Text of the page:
Archive for April, 2012
At Consumer Guide HQ, we all have our little areas of expertise. Ed Piotrowski is always upgrading his electronic gadgets, and he understands better than anybody on the staff the good and bad qualities in every car’s connectivity options. I bet Ed even knows what Pandora is. Jack Stewart knows Jaguars. Rick Cotta can recall which cars have good outward visibility like nobody in the business. What’s my claim to fame? Somehow, it has ended up being fuel economy. I’m almost always the office gas-mileage champ.
Scion’s professional drift racer, Ken Gushi, was on hand during the Scion FR-S press preview to show us the capabilities of the company’s new rear-wheel-drive performance car. As part of the program, journalists were put in the passenger seat for a lesson in drifting as Gushi gracefully flung the car around a wet skidpad. I gotta tell you, Ken makes it look easy. Under his care, the FR-S carved wide arcs and made smooth transitions from one opposite-lock drift to the next as if it were grasped by the hand of God. During his slides, he made constant minor adjustments to the steering, accelerator, and brakes to keep the car on its magical sideways trajectory.
Most people don’t know that there is a unifying intersection in the metric system. Not by accident, one cubic centimeter of water weighs one gram. That’s probably mineral-free distilled water, but you get the point—there’s a connection between how we measure lines and how we measure mass.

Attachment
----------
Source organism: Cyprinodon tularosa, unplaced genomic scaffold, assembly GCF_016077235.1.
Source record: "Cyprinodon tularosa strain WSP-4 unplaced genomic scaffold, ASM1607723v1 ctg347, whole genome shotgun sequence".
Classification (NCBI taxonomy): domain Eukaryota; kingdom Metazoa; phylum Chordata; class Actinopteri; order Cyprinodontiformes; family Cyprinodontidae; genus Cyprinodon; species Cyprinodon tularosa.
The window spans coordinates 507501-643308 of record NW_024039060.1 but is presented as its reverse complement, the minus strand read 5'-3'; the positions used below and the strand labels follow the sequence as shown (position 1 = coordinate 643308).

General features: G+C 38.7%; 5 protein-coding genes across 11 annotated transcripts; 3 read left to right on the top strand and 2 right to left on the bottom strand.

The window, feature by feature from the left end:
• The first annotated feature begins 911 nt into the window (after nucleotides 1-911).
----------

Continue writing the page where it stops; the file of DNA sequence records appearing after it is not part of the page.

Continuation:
Carmakers are no strangers to event sponsorships. Most luxury makers have reached out to golf enthusiasts by working with the PGA and LPGA, and Kia has rather famously embraced the NBA. Looking outside the box, some makers latch on to more peripheral activities. For 2012, Mini became the official sponsor of Table Tennis Canada (TTCAN).
Once again, Ferrari has outdone itself. Thanks to lighter materials and more power, the all-new 2014 F12 will be the fastest production Ferrari ever, with a claimed 0-62 mph time of 3.1 seconds! Chris Poole files a full report on the 2014 Ferrari F12.
I recently tested three versions of the 2012 Kia Optima, and I noticed in each one that the vehicle-information display, between the speedometer and tachometer, contains a little picture of the car. The image is always displayed and, curiously, varies with model: a profile view in one, a rear-three-quarter angle in another, a front aspect in the third.
At first I wondered what Kia was doing here, as these are still images that seem to serve only as space-fillers. Then the thought occurred to me that they might have a faintly insidious purpose akin to the theme of the Oscar Wilde novel The Picture of Dorian Gray, only in reverse. Consider that the actual car inevitably ages, becoming dingy and dinged, but the picture stays the same, always there to remind you of the vehicle in its original pristine condition. Perhaps Kia hopes that the ravages of time will generate feelings of discontent and embarrassment that will eventually drive the owner to trade his/her old ride for a brand-new Optima, which by then will probably be a brand-new design.